Nicolás Maduro was elected President of Venezuela in 2013, winning a second term in May 2018 with 67.7% of the vote. From the start, the US has mounted a relentless campaign against him, calling openly for regime change and threatening military intervention. Trump’s government recognized Juan Guaidó, of the conservative opposition, as ‘interim president’ in January, and backed his spectacularly ill-conceived coup attempt at the end of April. Venezuela is heavily dependent on its oil revenues and relies on these to import food and medicines. The collapse of global oil prices in 2014 accelerated the country’s profound economic crisis. From 2017 Trump’s policy has been to impose severe economic sanctions on the country, hitting the petroleum industry as hard as possible, including preventing the state’s energy company—PDVSA — from receiving payments for its export of petroleum products. By one estimate, the US sanctions have contributed to the deaths of 40,000 Venezuelan civilians between 2017 and 2018.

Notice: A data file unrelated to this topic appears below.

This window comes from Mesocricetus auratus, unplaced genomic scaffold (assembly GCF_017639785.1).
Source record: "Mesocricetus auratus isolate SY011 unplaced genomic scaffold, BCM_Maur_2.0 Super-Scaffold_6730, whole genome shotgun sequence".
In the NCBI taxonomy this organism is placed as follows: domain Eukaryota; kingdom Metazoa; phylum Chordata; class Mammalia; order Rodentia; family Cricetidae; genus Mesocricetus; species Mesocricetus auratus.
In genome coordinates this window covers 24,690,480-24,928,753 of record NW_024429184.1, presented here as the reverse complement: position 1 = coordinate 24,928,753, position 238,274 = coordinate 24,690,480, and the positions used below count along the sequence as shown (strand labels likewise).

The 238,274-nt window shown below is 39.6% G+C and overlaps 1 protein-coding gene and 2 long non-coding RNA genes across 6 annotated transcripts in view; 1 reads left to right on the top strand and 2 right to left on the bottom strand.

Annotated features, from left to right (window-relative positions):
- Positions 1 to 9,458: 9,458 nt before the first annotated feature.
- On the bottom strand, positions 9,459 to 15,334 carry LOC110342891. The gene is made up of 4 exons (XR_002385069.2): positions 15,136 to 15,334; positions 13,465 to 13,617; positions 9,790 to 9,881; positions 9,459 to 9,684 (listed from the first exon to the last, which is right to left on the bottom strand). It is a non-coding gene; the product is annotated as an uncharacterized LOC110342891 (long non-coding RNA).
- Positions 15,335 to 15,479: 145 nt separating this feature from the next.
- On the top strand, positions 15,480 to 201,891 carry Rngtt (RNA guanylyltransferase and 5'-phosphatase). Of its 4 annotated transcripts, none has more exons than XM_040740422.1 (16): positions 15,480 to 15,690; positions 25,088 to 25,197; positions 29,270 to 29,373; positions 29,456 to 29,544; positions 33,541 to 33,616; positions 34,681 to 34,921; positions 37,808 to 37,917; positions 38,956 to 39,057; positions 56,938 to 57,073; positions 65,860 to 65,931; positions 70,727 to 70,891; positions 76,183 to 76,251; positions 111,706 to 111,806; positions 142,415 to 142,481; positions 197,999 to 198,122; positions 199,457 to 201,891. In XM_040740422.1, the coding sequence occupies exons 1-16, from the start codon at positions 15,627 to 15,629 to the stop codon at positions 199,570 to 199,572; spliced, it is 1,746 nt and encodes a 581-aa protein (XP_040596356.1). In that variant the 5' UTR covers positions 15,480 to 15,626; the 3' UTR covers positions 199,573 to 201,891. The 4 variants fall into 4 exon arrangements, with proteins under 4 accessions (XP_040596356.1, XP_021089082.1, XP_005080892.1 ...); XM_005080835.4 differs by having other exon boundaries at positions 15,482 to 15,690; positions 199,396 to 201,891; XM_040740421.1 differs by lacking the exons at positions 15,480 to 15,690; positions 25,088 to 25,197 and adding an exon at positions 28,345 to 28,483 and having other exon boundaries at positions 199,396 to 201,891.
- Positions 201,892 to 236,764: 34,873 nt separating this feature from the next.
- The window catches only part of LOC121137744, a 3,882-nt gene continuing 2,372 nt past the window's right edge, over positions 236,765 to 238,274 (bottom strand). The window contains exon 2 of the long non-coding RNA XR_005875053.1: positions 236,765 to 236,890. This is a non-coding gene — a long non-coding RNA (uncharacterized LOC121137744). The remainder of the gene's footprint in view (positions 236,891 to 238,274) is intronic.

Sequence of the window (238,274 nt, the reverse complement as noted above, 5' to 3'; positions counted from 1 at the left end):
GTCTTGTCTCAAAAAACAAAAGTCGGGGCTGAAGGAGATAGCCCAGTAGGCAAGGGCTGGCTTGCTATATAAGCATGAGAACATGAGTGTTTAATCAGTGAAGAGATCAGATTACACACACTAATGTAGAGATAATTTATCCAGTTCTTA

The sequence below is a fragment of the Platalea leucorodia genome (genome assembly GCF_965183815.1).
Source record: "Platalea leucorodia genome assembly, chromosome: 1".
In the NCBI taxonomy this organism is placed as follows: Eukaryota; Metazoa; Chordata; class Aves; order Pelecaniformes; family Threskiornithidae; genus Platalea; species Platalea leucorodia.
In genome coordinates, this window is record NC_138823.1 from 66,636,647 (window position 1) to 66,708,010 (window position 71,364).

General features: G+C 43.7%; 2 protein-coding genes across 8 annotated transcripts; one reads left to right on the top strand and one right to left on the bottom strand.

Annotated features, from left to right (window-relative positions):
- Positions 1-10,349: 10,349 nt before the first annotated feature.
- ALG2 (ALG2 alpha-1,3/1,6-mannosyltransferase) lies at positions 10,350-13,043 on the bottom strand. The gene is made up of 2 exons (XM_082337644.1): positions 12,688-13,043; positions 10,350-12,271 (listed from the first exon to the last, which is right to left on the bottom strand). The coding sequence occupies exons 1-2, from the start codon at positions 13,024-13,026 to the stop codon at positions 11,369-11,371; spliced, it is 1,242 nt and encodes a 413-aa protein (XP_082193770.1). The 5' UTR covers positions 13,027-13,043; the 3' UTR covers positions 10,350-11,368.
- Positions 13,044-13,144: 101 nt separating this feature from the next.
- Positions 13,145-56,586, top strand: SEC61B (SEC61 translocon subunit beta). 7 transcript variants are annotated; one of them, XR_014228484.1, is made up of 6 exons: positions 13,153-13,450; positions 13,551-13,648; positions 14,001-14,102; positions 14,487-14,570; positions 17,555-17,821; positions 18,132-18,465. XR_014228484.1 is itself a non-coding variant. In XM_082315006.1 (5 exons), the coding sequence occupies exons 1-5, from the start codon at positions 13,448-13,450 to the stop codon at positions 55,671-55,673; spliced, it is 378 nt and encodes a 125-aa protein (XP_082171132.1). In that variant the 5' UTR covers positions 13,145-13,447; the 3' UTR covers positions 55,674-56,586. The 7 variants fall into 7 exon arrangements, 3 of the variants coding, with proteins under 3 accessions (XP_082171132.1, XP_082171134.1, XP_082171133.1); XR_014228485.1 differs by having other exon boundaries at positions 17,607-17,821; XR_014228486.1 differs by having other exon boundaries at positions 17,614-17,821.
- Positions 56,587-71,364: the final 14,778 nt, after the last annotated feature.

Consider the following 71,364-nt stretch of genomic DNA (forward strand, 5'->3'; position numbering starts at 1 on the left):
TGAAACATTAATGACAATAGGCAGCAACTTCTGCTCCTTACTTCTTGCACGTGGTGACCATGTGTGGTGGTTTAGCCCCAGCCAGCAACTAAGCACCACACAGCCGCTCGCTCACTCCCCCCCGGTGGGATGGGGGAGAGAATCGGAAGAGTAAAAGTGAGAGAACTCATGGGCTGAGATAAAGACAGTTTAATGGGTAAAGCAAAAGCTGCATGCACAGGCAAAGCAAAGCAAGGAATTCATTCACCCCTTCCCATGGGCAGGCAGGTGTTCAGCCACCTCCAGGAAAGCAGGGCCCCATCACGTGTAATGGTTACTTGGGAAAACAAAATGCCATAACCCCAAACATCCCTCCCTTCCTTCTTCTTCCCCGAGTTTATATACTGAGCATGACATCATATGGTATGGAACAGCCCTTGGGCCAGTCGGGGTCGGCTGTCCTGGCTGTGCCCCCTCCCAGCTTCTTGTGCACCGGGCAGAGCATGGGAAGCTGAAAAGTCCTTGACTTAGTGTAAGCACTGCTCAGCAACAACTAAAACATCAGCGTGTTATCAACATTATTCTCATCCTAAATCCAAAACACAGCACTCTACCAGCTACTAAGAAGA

Alongside anti-imperial opposition to violations of Venezuelan sovereignty, socialists must also offer a full analysis of the class character and nature of the Maduro regime and an assessment of its role in the crisis. It is not at all self-evident that the Maduro administration represents the interests of Venezuela’s lower orders, with the economic and political power of the military, a self-enriching state bureaucracy, and sections of private capital growing considerably under his watch. In some ways, the present conflict between the right-wing opposition and the Maduro government is a political confrontation between different fractions of Venezuelan capital, the former backed by the imperial power of the United States and international financial markets, and the latter backed by the Venezuelan state (and to some extent, Chinese and Russian imperialism), which has retained its rentier-capitalist character throughout the Chávez and Maduro eras. The difficult but necessary task facing independent socialists has been to navigate an independent struggle against imperial intervention, total separation from the Venezuelan right, and simultaneous independence from the Maduro government.
Jeffery Webber will discuss this situation with us. He is a Senior Lecturer in International Political Economy at Goldsmiths, and has written and spoken internationally on Latin American Politics, international relations and social theory. He sits on the editorial board of Historical Materialism and writes regularly for non-academic publications, including Jacobin, Viewpoint, and NACLA Report on the Americas. The most recent of his five books The Last Day of Oppression, and the First Day of the Same: The Politics and Economics of the New Latin American Left was published in 2017.
7th October 2019